It was actually Guus Hiddink who had best summed up the pressure on the Parisians. “A big club has to win a Champions League,” he had offered on the eve of this tie, his soundbite lost amid a rather rambling assessment of the contest ahead even if his words still struck a chord with the locals. It is on occasions such as these when Paris Saint-Germain’s progress can properly be gauged, and when credence is given to their reputation as one of Europe’s rising powerhouses. This might have been a night of frustration. It ended as one of elation.
Life in Ligue 1 has become a mismatch for PSG. Laurent Blanc’s team sweep all before them every week, their dominance utterly uncompetitive to the tune of 35 unbeaten league matches and a fourth successive title sure to be secured before March is out. Their goal difference already stands at plus 51 for all that Lille halted a run of 16 successive victories with a goalless draw on Saturday. Even then the hosts had given Zlatan Ibrahimovic, Thiago Motta, Maxwell and Thiago Silva a breather, and second-placed Monaco still failed to trim the champions’ 24-point advantage at the top of the table.
It has all become rather mundane, the monopoly of domestic silverware now taken for granted. So, as Blanc begrudgingly acknowledged, judgement is only passed on the mark this club makes on Europe. The millions poured into PSG by Qatar Sports Investments have purchased a team of stellar talents but, aside from building a brand, their target has always been that first European Cup. It is as if they need that even to convince France they boast the pedigree once enjoyed by Saint-Etienne or Marseille on the global stage. Nights like these reinforce the belief that their ambition is not folly.
The manner in which Blanc’s team tore into Chelsea reflected an expectation to progress. Two years ago they had been squeezed out by these opponents on away goals, succumbing almost naively in the second leg in London. Last year they were already more streetwise, returning the compliment with a blend of resilience and brilliance at Stamford Bridge. This time around they had hoped to stampede a team languishing 12th in the Premier League, their intent demonstrated by Lucas Moura’s dispossession of Cesc Fàbregas within 40 seconds.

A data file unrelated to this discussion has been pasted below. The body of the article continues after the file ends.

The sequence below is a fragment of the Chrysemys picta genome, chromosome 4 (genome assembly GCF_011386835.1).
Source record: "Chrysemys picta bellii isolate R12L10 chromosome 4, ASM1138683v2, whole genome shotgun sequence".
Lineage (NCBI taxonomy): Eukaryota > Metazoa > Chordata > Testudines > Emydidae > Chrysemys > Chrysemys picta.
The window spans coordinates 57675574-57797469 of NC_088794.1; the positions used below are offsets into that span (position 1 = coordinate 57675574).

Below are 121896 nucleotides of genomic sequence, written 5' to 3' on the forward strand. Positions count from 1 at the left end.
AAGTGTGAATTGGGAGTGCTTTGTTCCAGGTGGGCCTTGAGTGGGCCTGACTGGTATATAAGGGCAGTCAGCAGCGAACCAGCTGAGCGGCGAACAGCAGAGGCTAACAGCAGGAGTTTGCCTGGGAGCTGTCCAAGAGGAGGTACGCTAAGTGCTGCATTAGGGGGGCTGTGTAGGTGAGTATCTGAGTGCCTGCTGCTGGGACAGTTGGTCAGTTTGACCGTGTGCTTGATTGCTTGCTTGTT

There is class in PSG’s attacking ranks. Lucas was a livewire, all swerving skill and searing pace from flank to centre, and the Brazilian would eventually eke out the free-kick from which Ibrahimovic opened the scoring. The Swede is their talisman, a player of proper presence, even if that deflected reward was only his eighth goal in 37 Champions League knockout ties. With 38 in 79 group games, he tends to plunder prior to Christmas.
In midfield there is snarl and energy, Blaise Matuidi and Marco Verratti, the 23-year-old Italian now secured to terms until 2020, a busy and clever combination buzzing around Thiago Motta’s steadying influence. Then there is Ángel di María. The recruitment of the Argentinian, despite that rather incongruous year of feeling awkward and unloved at Manchester United, was a key step in the Qatari strategy: a player whose willingness to come to Paris with his best years still potentially ahead of him had changed a mindset. “With Di María’s arrival we moved from ‘PSG can’t win the Champions League’ to ‘With him PSG can win it’,” said Blanc.
The 28-year-old, true to recent resurgent form, was more recognisable as the creator-in-chief voted man of the match as Real Madrid claimed La Decima back in 2014, his feet a blur as he made space and spread panic. There had been one exquisite pass slid for Lucas to collect beyond Gary Cahill, with César Azpilicueta forced to muster a recovery. When he drifted infield to influence, the overworked Thibaut Courtois was forced to tip over swerving shots from distance. It would be his assist for Edinson Cavani which edged his side back in front. Di María will be as potent a threat in next month’s return, and a figure who will want to remind English football of his capabilities.
Yet, for all that Courtois’ heroics kept Chelsea afloat, there were also reminders this competition can drive to distraction those who consider themselves contenders. If PSG were the more imposing team, the visitors retained the capabilities to knock them from their perch. Kevin Trapp had already saved astoundingly from Diego Costa when Mikel John Obi forced Chelsea level. Indeed, there were too many flashes of indecision across a backline not used to being tested and, where Oscar could not capitalise, those mouth-watering attacking talents at Real Madrid, Bayern Munich or Barcelona might have made hay.
Therein lay the warning, not least ahead of the rematch in London. It took Roman Abramovich nine years to realise his dream in Munich and the small band of travelling fans here had delighted for a while in a taunted chorus of “Champions of Europe, you’ll never sing that.” Paris, for all their progress, may have to remain patient a while longer.